Is the hon. Gentleman aware that the gentleman on the white cliffs of Dover in 1803 ringing his bell was probably a homeworker, because in those days the economy of the country was largely based on hamlets and villages, both in Scotland and in England? People worked at looms and spinning wheels at home. The factory system wiped that out and brought in a situation in which people working at home became an exploited group. Slave labour is not too emotional a word to use. Will the hon. Gentleman therefore consider concluding his comments quickly so that we may debate the Homeworkers (Protection) Bill?

Mr. Deputy Speaker

Order. I am sorry to interrupt the hon. Gentleman again, but unless those homeworkers were tourists it would not be in order for the hon. Member for Aberdeen, South to speculate upon that.

Mr. Sproat

Thank you very much indeed, Mr. Deputy Speaker. I am very sorry indeed if it looks as though the hon. Gentleman's extremely important Bill will not receive a Second Reading today because of the need to ensure that the Bill of the hon. Member for Dundee, East does not receive a Second Reading. I apologise in principle to the hon. Member for Bury and Radcliffe for that important fact.

Mr. Wilson

That is now on the record.

Mr. Sproat

The hon. Gentleman says that it is on the record. I said at the beginning that I am opposed to the Bill. I am seeking to persuade my colleagues. I do not know whether I am succeeding. They are looking a little doubtful. I am perhaps changing their minds about the value of the Bill.

I was dealing with the important interjection by my hon. Friend the Member for Dudley, West about the cost of the other boards. but it is not just the cost of having the English Tourist Board, the Wales Tourist Board, the Scottish Tourist Board and the British Tourist Authority. Let us, in imagination, jump the Atlantic to the city of New York and imagine that the Bill has become law so that there is a Scottish Tourist Board on Fifth Avenue, an English Tourist Board on Fourth Avenue, a Wales Tourist Board on Third Avenue and the British Tourist Authority on Second Avenue, all competing for tourists from the United States to come to different parts of the United Kingdom. Not only would it cost a tremendous amount, but New Yorkers would no doubt be totally baffled as to why all these different people were competing to get them to different parts of the United Kingdon.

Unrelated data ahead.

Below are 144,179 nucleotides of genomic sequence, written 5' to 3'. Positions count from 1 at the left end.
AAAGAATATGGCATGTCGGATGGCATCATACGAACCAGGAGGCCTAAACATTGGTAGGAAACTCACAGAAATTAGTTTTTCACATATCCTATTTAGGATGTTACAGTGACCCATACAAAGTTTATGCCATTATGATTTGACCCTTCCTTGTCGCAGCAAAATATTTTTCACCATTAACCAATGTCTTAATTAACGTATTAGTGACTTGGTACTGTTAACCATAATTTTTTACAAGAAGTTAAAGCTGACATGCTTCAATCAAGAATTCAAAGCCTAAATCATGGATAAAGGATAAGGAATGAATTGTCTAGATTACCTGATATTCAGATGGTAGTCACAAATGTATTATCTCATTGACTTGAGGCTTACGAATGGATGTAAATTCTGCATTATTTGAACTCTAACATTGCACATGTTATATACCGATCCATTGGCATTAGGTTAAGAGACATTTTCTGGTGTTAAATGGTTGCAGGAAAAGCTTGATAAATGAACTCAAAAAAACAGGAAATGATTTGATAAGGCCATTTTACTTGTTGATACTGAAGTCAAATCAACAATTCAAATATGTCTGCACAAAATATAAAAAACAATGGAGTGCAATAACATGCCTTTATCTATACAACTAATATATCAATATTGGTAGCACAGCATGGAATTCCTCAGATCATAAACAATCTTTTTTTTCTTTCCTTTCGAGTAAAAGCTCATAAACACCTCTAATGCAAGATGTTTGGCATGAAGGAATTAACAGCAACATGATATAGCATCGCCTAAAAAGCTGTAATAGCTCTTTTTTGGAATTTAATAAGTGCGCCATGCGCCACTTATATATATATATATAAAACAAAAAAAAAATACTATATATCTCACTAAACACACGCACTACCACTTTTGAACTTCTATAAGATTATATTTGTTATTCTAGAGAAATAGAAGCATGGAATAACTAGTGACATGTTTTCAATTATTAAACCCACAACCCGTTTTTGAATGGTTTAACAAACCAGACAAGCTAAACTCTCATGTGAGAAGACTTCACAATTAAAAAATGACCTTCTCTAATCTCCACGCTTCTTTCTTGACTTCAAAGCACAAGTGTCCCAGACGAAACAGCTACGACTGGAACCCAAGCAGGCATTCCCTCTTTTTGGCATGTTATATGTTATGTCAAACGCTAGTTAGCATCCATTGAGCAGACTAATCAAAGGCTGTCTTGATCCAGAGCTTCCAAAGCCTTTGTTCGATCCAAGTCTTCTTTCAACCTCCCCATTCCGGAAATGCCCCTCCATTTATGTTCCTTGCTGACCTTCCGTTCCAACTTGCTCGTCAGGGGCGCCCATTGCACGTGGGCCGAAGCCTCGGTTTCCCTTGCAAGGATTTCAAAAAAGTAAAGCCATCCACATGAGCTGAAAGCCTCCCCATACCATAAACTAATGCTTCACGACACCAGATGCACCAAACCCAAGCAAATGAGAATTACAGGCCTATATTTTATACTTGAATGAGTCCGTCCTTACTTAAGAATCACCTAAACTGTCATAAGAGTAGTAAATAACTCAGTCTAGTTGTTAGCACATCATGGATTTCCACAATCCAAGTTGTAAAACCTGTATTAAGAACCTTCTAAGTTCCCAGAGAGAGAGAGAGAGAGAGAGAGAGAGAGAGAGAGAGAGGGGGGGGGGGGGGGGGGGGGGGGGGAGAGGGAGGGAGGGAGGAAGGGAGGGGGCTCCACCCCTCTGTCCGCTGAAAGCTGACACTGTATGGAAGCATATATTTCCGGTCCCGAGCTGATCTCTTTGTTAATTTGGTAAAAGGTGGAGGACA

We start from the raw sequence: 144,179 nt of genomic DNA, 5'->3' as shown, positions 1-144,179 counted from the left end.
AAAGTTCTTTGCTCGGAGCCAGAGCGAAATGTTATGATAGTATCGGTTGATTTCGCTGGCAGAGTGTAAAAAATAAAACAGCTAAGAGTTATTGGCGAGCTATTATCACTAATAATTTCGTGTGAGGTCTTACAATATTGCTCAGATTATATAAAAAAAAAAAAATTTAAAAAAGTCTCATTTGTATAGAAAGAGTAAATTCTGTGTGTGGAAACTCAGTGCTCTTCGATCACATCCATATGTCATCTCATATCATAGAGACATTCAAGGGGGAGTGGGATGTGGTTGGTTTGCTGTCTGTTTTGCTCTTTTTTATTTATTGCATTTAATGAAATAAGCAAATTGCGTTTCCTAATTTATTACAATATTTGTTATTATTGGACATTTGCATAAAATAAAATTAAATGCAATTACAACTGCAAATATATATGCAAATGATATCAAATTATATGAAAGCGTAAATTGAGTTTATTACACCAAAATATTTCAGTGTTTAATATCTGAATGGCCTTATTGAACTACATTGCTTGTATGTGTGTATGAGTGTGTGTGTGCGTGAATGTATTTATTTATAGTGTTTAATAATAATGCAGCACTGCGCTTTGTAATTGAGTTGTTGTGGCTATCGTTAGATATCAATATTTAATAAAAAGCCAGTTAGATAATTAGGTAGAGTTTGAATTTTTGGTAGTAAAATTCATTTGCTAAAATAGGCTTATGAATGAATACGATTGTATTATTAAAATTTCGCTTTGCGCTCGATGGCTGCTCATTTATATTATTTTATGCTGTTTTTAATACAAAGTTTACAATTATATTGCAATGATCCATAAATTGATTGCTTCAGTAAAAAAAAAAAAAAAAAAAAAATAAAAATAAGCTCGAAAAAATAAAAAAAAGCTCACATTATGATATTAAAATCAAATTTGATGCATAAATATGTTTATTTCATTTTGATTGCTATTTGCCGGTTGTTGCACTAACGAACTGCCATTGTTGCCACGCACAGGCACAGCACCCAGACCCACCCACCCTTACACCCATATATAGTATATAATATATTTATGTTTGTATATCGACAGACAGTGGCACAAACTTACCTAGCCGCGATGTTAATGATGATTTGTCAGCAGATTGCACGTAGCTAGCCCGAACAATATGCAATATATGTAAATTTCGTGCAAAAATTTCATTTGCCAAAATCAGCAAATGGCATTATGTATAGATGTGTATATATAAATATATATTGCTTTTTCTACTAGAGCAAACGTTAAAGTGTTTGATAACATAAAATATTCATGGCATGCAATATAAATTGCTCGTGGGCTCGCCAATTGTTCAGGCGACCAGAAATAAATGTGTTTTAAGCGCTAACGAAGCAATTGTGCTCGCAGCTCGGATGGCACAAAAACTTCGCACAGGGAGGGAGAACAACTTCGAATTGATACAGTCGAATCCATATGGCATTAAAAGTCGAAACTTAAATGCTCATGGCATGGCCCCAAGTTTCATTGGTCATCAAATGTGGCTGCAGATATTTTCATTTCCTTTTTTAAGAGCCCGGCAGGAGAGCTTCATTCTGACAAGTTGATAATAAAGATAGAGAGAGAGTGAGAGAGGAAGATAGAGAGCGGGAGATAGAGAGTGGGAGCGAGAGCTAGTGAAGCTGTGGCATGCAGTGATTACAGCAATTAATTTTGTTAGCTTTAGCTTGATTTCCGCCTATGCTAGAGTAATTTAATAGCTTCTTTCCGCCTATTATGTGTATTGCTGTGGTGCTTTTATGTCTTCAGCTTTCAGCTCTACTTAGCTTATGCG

Although I suggested that we jump in imagination to New York, in a way we can already jump to New York and see what has happened, because the Scottish Development Agency, which seeks to do for inward investment in Scotland what the Bill seeks to do for inward tourism in Scotland, already has an office in New York. However, when the development officer for the Grampian region called it up not long ago, he got an answering service instead of anybody at the other end, as the officers were apparently out on the golf course. I think that my hon. Friend who spoke of £10 million would think that that sort of behaviour was not a very good way of spending taxpayers' money.

The setting up of all these different boards is, first, very costly. Secondly, it is extremely confusing. It would mean setting tourist offices against one another, each trying to set out the advantages of its own region. Certainly, I believe in competition. But, as I agreed earlier, let us have moderation in all things. I believe that there is a limit to the amount of competition that the various tourist authorities of this country can afford. My hon. Friend has, therefore, made a very good point.

Certainly, we are in what might be called a "quango-style situation".

Mr. John Major (Huntingdonshire)